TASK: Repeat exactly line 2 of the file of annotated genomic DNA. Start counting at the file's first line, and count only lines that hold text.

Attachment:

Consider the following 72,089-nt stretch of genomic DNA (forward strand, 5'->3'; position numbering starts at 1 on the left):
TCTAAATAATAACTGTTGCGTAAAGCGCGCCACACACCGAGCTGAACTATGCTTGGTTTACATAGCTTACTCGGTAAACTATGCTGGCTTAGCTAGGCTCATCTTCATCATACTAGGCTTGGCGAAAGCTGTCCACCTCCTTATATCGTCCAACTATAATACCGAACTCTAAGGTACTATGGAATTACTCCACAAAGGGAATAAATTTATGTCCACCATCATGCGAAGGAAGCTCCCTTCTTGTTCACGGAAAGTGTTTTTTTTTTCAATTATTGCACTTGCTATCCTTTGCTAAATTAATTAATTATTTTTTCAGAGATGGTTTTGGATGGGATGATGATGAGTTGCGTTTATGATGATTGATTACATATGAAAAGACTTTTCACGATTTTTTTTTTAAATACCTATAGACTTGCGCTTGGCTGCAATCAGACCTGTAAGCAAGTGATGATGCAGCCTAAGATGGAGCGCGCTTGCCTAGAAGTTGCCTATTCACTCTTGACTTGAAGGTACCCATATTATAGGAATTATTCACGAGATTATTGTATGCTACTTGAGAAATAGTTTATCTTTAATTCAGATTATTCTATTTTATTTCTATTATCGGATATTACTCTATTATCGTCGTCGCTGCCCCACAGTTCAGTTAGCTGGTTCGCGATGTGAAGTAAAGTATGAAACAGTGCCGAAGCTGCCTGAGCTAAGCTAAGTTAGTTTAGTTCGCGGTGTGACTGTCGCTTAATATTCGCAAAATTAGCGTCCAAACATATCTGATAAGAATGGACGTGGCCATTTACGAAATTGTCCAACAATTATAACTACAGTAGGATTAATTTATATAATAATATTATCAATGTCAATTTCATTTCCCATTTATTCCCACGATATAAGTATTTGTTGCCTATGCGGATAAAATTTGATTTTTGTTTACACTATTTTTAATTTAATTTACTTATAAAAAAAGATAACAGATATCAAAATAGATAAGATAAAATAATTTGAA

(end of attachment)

TCTAAATAATAACTGTTGCGTAAAGCGCGCCACACACCGAGCTGAACTATGCTTGGTTTACATAGCTTACTCGGTAAACTATGCTGGCTTAGCTAGGCTCATCTTCATCATACTAGGCTTGGCGAAAGCTGTCCACCTCCTTATATCGTCCAACTATAATACCGAACTCTAAGGTACTATGGAATTACTCCACAAAGGGAATAAATTTATGTCCACCATCATGCGAAGGAAGCTCCCTTCTTGTTCACGGAAAGTGTTTTTTTTTTCAATTATTGCACTTGCTATCCTTTGCTAAATTAATTAATTATTTTTTCAGAGATGGTTTTGGATGGGATGATGATGAGTTGCGTTTATGATGATTGATTACATATGAAAAGACTTTTCACGATTTTTTTTTTAAATACCTATAGACTTGCGCTTGGCTGCAATCAGACCTGTAAGCAAGTGATGATGCAGCCTAAGATGGAGCGCGCTTGCCTAGAAGTTGCCTATTCACTCTTGACTTGAAGGTACCCATATTATAGGAATTATTCACGAGATTATTGTATGCTACTTGAGAAATAGTTTATCTTTAATTCAGATTATTCTATTTTATTTCTATTATCGGATATTACTCTATTATCGTCGTCGCTGCCCCACAGTTCAGTTAGCTGGTTCGCGATGTGAAGTAAAGTATGAAACAGTGCCGAAGCTGCCTGAGCTAAGCTAAGTTAGTTTAGTTCGCGGTGTGACTGTCGCTTAATATTCGCAAAATTAGCGTCCAAACATATCTGATAAGAATGGACGTGGCCATTTACGAAATTGTCCAACAATTATAACTACAGTAGGATTAATTTATATAATAATATTATCAATGTCAATTTCATTTCCCATTTATTCCCACGATATAAGTATTTGTTGCCTATGCGGATAAAATTTGATTTTTGTTTACACTATTTTTAATTTAATTTACTTATAAAAAAAGATAACAGATATCAAAATAGATAAGATAAAATAATTTGAA